University of California, Berkeley professor Avideh Zakhor led the development of 3D-mapping technology that has helped to fundamentally reshape the way people navigate through the world. Her team developed the technology that was licensed by Google in 2007 to add ground-level, 3D views of cities to its Google Earth application. The technology now enables anyone with an Internet connection to explore 3D maps of cities, as well as remote places such as Cambodian ruins. Zakhor and her team have continued the research, and now are looking to adapt and improve their previous mapping technology to produce a wearable device that could be used to build 3D maps of the interiors of buildings. One major challenge was how to identify the position of the backpack as it gathered its data. The previous system used global-positioning systems (GPS) for this purpose, but GPS signals cannot penetrate most buildings. Instead, the team turned to simultaneous localization and mapping, a technique used to help robots build maps of their surroundings. After much experimentation, Zakhor and her team produced a 30-pound backpack featuring laser cameras, sensors, and software, which they think could have a wide range of applications, ranging from construction and real estate to search and rescue.
If We Want Humane AI, IT has to Understand All Humans
Wired (10/30/15) Davey Alba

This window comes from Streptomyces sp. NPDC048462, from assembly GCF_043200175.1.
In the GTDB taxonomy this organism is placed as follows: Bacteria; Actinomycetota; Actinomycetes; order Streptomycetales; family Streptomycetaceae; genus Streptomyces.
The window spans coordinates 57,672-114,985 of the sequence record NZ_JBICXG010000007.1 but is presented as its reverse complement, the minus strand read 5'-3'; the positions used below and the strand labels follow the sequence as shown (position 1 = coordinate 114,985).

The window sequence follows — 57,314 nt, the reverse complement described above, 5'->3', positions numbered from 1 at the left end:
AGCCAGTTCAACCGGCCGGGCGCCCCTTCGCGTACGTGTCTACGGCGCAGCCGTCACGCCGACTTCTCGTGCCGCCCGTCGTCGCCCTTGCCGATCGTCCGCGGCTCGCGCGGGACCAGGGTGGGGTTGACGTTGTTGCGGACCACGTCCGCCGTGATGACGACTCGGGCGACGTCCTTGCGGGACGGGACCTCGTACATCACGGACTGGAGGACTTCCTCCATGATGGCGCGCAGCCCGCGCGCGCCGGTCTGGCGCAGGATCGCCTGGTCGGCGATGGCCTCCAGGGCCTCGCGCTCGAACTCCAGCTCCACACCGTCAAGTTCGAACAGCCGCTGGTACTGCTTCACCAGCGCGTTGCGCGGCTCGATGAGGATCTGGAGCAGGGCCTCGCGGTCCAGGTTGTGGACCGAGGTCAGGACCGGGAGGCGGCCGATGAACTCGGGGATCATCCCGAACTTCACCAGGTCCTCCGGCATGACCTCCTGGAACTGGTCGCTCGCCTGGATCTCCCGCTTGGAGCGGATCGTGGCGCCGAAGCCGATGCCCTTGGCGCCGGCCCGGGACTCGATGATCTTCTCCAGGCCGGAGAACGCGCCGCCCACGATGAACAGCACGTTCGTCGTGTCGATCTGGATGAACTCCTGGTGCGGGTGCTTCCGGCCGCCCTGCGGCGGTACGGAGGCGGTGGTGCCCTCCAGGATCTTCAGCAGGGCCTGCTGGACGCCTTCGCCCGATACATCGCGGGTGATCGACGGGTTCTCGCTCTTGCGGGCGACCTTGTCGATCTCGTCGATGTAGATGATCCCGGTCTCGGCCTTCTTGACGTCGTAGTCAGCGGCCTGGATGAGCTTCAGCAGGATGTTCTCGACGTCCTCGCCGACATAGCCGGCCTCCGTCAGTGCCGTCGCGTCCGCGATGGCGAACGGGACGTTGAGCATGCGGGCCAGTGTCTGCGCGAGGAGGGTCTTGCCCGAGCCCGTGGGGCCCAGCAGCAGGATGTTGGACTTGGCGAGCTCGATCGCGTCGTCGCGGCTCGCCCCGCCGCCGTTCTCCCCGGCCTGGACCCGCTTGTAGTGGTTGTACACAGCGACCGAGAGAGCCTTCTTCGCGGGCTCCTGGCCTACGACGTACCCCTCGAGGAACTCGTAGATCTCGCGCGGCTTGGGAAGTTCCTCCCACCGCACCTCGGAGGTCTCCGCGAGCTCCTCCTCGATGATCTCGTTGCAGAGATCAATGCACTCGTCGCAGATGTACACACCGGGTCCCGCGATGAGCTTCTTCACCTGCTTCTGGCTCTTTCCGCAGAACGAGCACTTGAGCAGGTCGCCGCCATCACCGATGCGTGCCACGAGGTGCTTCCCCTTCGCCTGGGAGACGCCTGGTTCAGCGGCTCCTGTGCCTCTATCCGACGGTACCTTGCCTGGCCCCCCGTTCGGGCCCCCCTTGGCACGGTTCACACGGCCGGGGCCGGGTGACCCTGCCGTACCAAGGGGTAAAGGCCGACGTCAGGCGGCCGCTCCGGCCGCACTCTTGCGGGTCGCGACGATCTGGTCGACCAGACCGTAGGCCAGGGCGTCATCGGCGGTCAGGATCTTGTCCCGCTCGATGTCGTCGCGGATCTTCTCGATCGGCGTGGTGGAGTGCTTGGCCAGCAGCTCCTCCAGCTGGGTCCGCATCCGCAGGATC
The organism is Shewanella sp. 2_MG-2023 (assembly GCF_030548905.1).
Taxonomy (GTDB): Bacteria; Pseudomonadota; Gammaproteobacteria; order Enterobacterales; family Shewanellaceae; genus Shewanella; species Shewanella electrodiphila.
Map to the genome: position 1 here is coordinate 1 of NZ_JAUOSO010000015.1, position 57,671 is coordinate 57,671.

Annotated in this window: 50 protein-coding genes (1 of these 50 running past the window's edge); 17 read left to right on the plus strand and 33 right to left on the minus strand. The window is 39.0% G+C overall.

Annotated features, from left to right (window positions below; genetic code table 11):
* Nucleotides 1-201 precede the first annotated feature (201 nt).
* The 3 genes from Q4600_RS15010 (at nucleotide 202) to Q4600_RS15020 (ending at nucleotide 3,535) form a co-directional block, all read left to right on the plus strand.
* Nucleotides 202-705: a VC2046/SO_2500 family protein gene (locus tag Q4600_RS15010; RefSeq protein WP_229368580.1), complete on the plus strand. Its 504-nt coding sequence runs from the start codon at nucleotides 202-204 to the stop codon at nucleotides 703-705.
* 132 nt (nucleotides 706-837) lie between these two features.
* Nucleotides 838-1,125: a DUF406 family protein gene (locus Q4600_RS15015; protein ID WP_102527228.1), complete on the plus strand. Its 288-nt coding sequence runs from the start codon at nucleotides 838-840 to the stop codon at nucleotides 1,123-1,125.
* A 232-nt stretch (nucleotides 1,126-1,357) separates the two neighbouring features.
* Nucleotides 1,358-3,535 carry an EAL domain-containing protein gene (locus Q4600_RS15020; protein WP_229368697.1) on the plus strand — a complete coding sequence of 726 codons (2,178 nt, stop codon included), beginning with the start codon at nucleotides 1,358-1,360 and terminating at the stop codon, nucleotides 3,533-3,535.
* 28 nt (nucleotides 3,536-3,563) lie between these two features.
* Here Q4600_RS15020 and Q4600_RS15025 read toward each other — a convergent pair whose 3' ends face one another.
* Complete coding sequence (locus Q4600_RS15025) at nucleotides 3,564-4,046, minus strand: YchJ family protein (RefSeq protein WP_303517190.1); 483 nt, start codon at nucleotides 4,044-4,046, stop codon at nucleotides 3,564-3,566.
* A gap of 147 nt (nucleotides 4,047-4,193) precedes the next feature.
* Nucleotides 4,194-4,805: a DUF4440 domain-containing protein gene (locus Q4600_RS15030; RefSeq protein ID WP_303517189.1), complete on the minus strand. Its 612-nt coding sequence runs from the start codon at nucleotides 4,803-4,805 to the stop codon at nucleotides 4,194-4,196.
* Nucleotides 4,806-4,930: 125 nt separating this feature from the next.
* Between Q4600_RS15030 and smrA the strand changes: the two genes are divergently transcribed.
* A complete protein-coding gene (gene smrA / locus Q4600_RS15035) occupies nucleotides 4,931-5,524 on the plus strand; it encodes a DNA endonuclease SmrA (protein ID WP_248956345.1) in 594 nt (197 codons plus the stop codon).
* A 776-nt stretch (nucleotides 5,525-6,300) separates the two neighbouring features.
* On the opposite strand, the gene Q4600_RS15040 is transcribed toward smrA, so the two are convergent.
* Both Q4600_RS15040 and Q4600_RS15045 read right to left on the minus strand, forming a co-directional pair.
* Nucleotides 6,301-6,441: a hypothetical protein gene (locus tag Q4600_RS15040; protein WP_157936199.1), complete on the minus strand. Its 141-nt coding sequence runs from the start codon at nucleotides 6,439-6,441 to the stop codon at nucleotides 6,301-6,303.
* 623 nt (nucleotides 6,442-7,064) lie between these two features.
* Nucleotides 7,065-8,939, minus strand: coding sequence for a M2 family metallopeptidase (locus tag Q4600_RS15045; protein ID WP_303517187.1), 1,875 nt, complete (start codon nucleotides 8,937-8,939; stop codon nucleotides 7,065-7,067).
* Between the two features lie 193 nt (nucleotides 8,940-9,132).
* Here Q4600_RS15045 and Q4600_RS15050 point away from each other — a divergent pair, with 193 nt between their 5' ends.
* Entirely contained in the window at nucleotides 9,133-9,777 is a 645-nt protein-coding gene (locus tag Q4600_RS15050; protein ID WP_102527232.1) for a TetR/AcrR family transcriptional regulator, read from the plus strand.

Computer-vision researcher Fei-Fei Li, director of the Stanford Artificial Intelligence Lab, hopes one day artificial intelligence (AI) will be able to not only see and identify human beings, but also to understand and empathize with them. It is an important goal, especially as public anxiety about a future dominated by remote and coldly logical AI continues to grow. Some within the field, including Li, think one way to prevent such fears from being realized is to help ensure that those who build the AI systems of the future are a diverse group. There have been several recent examples of how the AI and broader tech industry's lack of diversity has resulted in embarrassing, although not dangerous, lapses. Apple, for example, was criticized when it was pointed out in 2014 that its new health-tracking system, HealthKit, had no way of tracking menstruation, one of the most important aspects of women's health. Google also had egg on its face this year when the AI that automatically tags pictures for its Photo app tagged an African-American couple as "gorillas." Li is doing her part to try and make the field of computer science more diverse, recently helping to launch an AI summer camp for girls at Stanford University.